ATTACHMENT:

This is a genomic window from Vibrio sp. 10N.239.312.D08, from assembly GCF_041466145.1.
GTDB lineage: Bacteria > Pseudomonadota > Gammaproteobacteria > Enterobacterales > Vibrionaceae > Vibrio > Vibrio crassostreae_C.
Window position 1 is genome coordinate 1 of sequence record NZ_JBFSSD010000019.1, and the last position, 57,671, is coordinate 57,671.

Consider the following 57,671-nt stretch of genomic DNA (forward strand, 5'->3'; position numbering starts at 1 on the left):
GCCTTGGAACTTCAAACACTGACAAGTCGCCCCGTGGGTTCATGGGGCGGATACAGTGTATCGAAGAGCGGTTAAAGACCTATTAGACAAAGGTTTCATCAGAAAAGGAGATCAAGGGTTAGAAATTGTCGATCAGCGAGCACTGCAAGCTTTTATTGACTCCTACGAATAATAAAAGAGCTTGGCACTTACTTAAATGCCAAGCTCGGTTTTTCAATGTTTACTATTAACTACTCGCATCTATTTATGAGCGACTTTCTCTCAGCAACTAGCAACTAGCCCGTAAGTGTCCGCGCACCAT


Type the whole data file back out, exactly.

This is a genomic window from Vibrio sp. 10N.239.312.D08, from assembly GCF_041466145.1.
GTDB lineage: Bacteria > Pseudomonadota > Gammaproteobacteria > Enterobacterales > Vibrionaceae > Vibrio > Vibrio crassostreae_C.
Window position 1 is genome coordinate 1 of sequence record NZ_JBFSSD010000019.1, and the last position, 57,671, is coordinate 57,671.

Consider the following 57,671-nt stretch of genomic DNA (forward strand, 5'->3'; position numbering starts at 1 on the left):
GCCTTGGAACTTCAAACACTGACAAGTCGCCCCGTGGGTTCATGGGGCGGATACAGTGTATCGAAGAGCGGTTAAAGACCTATTAGACAAAGGTTTCATCAGAAAAGGAGATCAAGGGTTAGAAATTGTCGATCAGCGAGCACTGCAAGCTTTTATTGACTCCTACGAATAATAAAAGAGCTTGGCACTTACTTAAATGCCAAGCTCGGTTTTTCAATGTTTACTATTAACTACTCGCATCTATTTATGAGCGACTTTCTCTCAGCAACTAGCAACTAGCCCGTAAGTGTCCGCGCACCAT